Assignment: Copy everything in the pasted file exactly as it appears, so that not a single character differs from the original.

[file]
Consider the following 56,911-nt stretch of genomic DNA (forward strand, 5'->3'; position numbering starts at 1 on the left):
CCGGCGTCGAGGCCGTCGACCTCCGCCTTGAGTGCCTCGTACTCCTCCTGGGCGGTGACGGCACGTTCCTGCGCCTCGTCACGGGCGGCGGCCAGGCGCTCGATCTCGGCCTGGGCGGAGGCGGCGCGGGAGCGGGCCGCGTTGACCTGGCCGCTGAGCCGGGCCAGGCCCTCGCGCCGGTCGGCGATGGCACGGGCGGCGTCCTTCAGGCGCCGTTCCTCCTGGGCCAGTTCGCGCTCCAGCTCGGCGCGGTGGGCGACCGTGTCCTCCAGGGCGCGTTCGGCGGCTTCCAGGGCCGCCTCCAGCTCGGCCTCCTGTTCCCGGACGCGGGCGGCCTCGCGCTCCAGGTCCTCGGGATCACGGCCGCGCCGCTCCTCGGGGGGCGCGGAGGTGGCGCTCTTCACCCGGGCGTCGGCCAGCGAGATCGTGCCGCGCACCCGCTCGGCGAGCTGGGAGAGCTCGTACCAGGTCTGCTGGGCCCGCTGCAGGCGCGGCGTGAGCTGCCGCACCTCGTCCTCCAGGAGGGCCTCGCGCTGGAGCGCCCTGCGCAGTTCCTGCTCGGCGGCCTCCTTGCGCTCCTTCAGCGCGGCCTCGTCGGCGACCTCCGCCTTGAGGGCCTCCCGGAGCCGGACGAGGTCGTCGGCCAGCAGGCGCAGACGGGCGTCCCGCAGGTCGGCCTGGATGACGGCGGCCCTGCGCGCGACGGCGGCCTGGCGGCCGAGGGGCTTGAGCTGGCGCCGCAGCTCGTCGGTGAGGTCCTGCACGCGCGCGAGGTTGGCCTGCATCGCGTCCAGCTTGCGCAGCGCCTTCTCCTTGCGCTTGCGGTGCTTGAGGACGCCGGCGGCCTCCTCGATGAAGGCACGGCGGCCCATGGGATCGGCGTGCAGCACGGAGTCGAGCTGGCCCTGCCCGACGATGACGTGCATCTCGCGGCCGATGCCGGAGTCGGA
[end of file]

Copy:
Consider the following 56,911-nt stretch of genomic DNA (forward strand, 5'->3'; position numbering starts at 1 on the left):
CCGGCGTCGAGGCCGTCGACCTCCGCCTTGAGTGCCTCGTACTCCTCCTGGGCGGTGACGGCACGTTCCTGCGCCTCGTCACGGGCGGCGGCCAGGCGCTCGATCTCGGCCTGGGCGGAGGCGGCGCGGGAGCGGGCCGCGTTGACCTGGCCGCTGAGCCGGGCCAGGCCCTCGCGCCGGTCGGCGATGGCACGGGCGGCGTCCTTCAGGCGCCGTTCCTCCTGGGCCAGTTCGCGCTCCAGCTCGGCGCGGTGGGCGACCGTGTCCTCCAGGGCGCGTTCGGCGGCTTCCAGGGCCGCCTCCAGCTCGGCCTCCTGTTCCCGGACGCGGGCGGCCTCGCGCTCCAGGTCCTCGGGATCACGGCCGCGCCGCTCCTCGGGGGGCGCGGAGGTGGCGCTCTTCACCCGGGCGTCGGCCAGCGAGATCGTGCCGCGCACCCGCTCGGCGAGCTGGGAGAGCTCGTACCAGGTCTGCTGGGCCCGCTGCAGGCGCGGCGTGAGCTGCCGCACCTCGTCCTCCAGGAGGGCCTCGCGCTGGAGCGCCCTGCGCAGTTCCTGCTCGGCGGCCTCCTTGCGCTCCTTCAGCGCGGCCTCGTCGGCGACCTCCGCCTTGAGGGCCTCCCGGAGCCGGACGAGGTCGTCGGCCAGCAGGCGCAGACGGGCGTCCCGCAGGTCGGCCTGGATGACGGCGGCCCTGCGCGCGACGGCGGCCTGGCGGCCGAGGGGCTTGAGCTGGCGCCGCAGCTCGTCGGTGAGGTCCTGCACGCGCGCGAGGTTGGCCTGCATCGCGTCCAGCTTGCGCAGCGCCTTCTCCTTGCGCTTGCGGTGCTTGAGGACGCCGGCGGCCTCCTCGATGAAGGCACGGCGGCCCATGGGATCGGCGTGCAGCACGGAGTCGAGCTGGCCCTGCCCGACGATGACGTGCATCTCGCGGCCGATGCCGGAGTCGGA